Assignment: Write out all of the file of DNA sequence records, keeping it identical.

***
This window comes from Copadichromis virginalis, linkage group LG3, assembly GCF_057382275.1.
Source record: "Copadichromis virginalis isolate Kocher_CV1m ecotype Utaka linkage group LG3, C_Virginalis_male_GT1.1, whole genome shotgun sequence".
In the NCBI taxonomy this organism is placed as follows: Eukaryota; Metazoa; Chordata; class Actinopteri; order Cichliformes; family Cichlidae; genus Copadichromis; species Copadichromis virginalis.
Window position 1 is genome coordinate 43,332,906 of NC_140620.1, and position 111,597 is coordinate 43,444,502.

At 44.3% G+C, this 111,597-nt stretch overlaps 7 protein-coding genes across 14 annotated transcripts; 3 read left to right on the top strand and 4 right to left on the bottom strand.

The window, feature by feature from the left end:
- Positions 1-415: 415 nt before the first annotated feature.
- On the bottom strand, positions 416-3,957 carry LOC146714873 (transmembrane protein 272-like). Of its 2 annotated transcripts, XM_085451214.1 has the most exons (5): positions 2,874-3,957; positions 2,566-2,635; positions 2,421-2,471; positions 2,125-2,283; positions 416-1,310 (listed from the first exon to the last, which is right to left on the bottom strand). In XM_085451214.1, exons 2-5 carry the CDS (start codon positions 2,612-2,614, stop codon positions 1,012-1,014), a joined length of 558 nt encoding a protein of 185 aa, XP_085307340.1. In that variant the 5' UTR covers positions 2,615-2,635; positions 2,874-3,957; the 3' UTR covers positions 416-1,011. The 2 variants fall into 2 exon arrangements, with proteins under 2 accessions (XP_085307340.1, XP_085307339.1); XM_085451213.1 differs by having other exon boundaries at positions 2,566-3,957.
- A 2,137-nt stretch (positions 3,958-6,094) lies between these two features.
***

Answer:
This window comes from Copadichromis virginalis, linkage group LG3, assembly GCF_057382275.1.
Source record: "Copadichromis virginalis isolate Kocher_CV1m ecotype Utaka linkage group LG3, C_Virginalis_male_GT1.1, whole genome shotgun sequence".
In the NCBI taxonomy this organism is placed as follows: Eukaryota; Metazoa; Chordata; class Actinopteri; order Cichliformes; family Cichlidae; genus Copadichromis; species Copadichromis virginalis.
Window position 1 is genome coordinate 43,332,906 of NC_140620.1, and position 111,597 is coordinate 43,444,502.

At 44.3% G+C, this 111,597-nt stretch overlaps 7 protein-coding genes across 14 annotated transcripts; 3 read left to right on the top strand and 4 right to left on the bottom strand.

The window, feature by feature from the left end:
- Positions 1-415: 415 nt before the first annotated feature.
- On the bottom strand, positions 416-3,957 carry LOC146714873 (transmembrane protein 272-like). Of its 2 annotated transcripts, XM_085451214.1 has the most exons (5): positions 2,874-3,957; positions 2,566-2,635; positions 2,421-2,471; positions 2,125-2,283; positions 416-1,310 (listed from the first exon to the last, which is right to left on the bottom strand). In XM_085451214.1, exons 2-5 carry the CDS (start codon positions 2,612-2,614, stop codon positions 1,012-1,014), a joined length of 558 nt encoding a protein of 185 aa, XP_085307340.1. In that variant the 5' UTR covers positions 2,615-2,635; positions 2,874-3,957; the 3' UTR covers positions 416-1,011. The 2 variants fall into 2 exon arrangements, with proteins under 2 accessions (XP_085307340.1, XP_085307339.1); XM_085451213.1 differs by having other exon boundaries at positions 2,566-3,957.
- A 2,137-nt stretch (positions 3,958-6,094) lies between these two features.